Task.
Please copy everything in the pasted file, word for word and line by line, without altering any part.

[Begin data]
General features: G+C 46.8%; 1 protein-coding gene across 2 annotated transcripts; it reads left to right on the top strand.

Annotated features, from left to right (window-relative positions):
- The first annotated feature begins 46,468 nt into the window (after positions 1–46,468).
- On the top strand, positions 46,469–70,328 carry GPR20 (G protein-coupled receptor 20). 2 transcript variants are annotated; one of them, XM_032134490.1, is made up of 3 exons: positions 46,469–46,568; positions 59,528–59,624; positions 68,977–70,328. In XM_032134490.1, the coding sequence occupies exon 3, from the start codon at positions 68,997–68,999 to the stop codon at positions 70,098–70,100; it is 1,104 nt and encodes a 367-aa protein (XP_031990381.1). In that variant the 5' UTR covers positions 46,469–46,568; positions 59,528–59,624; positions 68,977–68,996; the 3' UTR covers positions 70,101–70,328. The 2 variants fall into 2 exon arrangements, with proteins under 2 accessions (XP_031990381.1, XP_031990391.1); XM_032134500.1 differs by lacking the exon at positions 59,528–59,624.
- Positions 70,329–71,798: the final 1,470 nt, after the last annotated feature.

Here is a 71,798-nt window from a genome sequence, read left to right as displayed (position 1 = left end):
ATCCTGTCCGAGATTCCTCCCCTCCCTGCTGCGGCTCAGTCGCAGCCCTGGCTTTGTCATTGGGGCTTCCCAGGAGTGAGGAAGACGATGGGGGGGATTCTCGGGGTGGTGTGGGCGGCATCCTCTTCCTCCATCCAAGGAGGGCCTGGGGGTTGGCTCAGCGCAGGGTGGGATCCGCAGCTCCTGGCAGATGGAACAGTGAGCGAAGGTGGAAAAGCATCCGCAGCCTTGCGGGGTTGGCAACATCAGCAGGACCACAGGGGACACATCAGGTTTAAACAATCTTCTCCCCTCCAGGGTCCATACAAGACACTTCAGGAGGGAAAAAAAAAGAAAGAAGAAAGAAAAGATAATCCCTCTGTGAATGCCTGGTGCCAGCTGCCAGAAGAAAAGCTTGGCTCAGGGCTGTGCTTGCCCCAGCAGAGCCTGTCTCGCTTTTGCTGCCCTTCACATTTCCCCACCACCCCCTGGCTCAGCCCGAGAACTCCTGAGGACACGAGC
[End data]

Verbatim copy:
General features: G+C 46.8%; 1 protein-coding gene across 2 annotated transcripts; it reads left to right on the top strand.

Annotated features, from left to right (window-relative positions):
- The first annotated feature begins 46,468 nt into the window (after positions 1–46,468).
- On the top strand, positions 46,469–70,328 carry GPR20 (G protein-coupled receptor 20). 2 transcript variants are annotated; one of them, XM_032134490.1, is made up of 3 exons: positions 46,469–46,568; positions 59,528–59,624; positions 68,977–70,328. In XM_032134490.1, the coding sequence occupies exon 3, from the start codon at positions 68,997–68,999 to the stop codon at positions 70,098–70,100; it is 1,104 nt and encodes a 367-aa protein (XP_031990381.1). In that variant the 5' UTR covers positions 46,469–46,568; positions 59,528–59,624; positions 68,977–68,996; the 3' UTR covers positions 70,101–70,328. The 2 variants fall into 2 exon arrangements, with proteins under 2 accessions (XP_031990381.1, XP_031990391.1); XM_032134500.1 differs by lacking the exon at positions 59,528–59,624.
- Positions 70,329–71,798: the final 1,470 nt, after the last annotated feature.

Here is a 71,798-nt window from a genome sequence, read left to right as displayed (position 1 = left end):
ATCCTGTCCGAGATTCCTCCCCTCCCTGCTGCGGCTCAGTCGCAGCCCTGGCTTTGTCATTGGGGCTTCCCAGGAGTGAGGAAGACGATGGGGGGGATTCTCGGGGTGGTGTGGGCGGCATCCTCTTCCTCCATCCAAGGAGGGCCTGGGGGTTGGCTCAGCGCAGGGTGGGATCCGCAGCTCCTGGCAGATGGAACAGTGAGCGAAGGTGGAAAAGCATCCGCAGCCTTGCGGGGTTGGCAACATCAGCAGGACCACAGGGGACACATCAGGTTTAAACAATCTTCTCCCCTCCAGGGTCCATACAAGACACTTCAGGAGGGAAAAAAAAAGAAAGAAGAAAGAAAAGATAATCCCTCTGTGAATGCCTGGTGCCAGCTGCCAGAAGAAAAGCTTGGCTCAGGGCTGTGCTTGCCCCAGCAGAGCCTGTCTCGCTTTTGCTGCCCTTCACATTTCCCCACCACCCCCTGGCTCAGCCCGAGAACTCCTGAGGACACGAGC